Mark Doyle | 28 January 2009


No answers to blogger Tony's rhetorical questions posed just above, but Tony Smith's article has posed some important substantive questions about standards of commentary in this very important sphere of human endeavour.

ABC radio commentary has gone downhill dreadfully since Tim Lane left. Except when Harsha Bhogle does his guest stints in the box, poor old Jim Maxwell sounds like the last professional left standing.

ABC commentators' misogyny has become a real lifestyle problem for this home listener, because it prompts women in my family to turn the radio off when the blokes start waxing heroical.

Finally, I am grateful to Dr Smith for noting on published record that ubiquitous phrase in contemporary cricket commentary, 'form of the game' -- thank you!
Tom Clark | 28 January 2009


No answers to blogger Tony's rhetorical questions posed just above, but Tony Smith's article has posed some important substantive questions about standards of commentary in this very important sphere of human endeavour.

ABC radio commentary has gone downhill dreadfully since Tim Lane left. Except when Harsha Bhogle does his guest stints in the box, poor old Jim Maxwell sounds like the last professional left standing.

ABC commentators' misogyny has become a real lifestyle problem for this home listener, because it prompts women in my family to turn the radio off when the blokes start waxing heroical.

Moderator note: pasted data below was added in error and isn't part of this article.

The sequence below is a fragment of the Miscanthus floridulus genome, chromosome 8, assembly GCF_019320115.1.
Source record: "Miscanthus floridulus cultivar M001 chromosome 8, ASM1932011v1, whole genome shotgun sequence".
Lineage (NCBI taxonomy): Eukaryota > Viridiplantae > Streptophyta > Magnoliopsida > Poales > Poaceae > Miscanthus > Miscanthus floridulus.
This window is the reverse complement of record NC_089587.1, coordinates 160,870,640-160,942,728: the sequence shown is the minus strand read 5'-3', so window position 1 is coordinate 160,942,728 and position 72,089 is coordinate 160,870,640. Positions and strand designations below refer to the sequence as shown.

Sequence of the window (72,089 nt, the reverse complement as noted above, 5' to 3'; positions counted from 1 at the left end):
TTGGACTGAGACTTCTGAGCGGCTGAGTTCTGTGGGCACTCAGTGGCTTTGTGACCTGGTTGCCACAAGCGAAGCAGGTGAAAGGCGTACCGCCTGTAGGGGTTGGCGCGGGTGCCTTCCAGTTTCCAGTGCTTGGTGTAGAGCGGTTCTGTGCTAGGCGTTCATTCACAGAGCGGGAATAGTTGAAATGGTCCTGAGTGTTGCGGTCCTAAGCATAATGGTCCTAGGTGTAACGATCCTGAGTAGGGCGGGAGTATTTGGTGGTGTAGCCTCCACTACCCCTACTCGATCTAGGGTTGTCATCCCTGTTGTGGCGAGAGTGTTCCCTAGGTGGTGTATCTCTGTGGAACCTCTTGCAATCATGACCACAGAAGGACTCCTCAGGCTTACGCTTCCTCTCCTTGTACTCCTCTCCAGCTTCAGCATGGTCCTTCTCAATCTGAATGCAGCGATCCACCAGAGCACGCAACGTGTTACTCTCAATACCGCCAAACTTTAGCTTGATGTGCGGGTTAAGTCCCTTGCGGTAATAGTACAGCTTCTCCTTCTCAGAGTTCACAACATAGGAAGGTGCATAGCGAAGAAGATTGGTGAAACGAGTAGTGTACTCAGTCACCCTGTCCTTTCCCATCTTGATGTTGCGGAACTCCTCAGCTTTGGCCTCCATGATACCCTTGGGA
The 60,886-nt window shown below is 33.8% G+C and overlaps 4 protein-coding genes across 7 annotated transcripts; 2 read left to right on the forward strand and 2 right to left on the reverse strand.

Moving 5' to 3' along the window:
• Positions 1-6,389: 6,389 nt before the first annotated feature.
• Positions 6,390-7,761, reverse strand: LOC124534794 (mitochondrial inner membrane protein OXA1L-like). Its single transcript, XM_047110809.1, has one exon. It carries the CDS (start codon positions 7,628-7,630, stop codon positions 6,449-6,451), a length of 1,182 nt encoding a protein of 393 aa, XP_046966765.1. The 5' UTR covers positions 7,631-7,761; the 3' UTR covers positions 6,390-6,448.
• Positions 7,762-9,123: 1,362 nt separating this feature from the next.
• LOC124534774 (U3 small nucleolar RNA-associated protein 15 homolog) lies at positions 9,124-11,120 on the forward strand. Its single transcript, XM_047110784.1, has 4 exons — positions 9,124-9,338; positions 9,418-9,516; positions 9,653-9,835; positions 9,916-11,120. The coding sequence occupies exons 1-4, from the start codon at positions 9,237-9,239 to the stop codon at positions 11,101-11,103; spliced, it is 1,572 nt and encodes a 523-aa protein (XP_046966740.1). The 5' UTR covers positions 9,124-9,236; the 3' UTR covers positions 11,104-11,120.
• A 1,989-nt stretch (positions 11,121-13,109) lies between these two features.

Finally, I am grateful to Dr Smith for noting on published record that ubiquitous phrase in contemporary cricket commentary, 'form of the game' -- thank you!
Tom Clark | 28 January 2009


Only some of the commentators on radio and TV annoy me. I like to turn down the sound on the TV. However I now have the radio commentary a few seconds faster than the TV pictures, which is prescient, but annoying!

The radio commentary is generally quite good and I enjoy the repartee between the commentators. I like the mix of a ball by ball commentary and the other one to discuss what is happening.

I think we are seeing the development of several types of cricket, which will appeal to different publics.

I went to 2 days at the SCG test, and it was fairly full, so no shortage of supporters there.
Kerry Murphy | 28 January 2009


There are fair criticisms of cricket commentary to be made but Tony Smith's amount to "why don't they do it exactly like McGilvray did 40 years ago?".

The assertion that limited-over forms of the game are different games is laughable. Where is the line drawn? Shield cricket is limited to 4 days; county cricket until very recently was played over 3 and club cricket everywhere is limited to one or 2 days. Are these all different games as well?

Cricket is cricket, whether played at the MCG or on the beach. I much prefer Test cricket to limited overs cricket, but it is the same game.
Rob O | 01 February 2009


I thoroughly agree with all these sentiments, particularly in regard to commentators' choice of boring and often inane dialogue unrelated to cricket. The worst offender is Kerry O'Keefe. My email complaint to the ABC about his commentary received a petulant reply that he knows more about cricket than most other people - pity he doesn't restrict himself to that topic.
Rev Diane Heath | 05 May 2009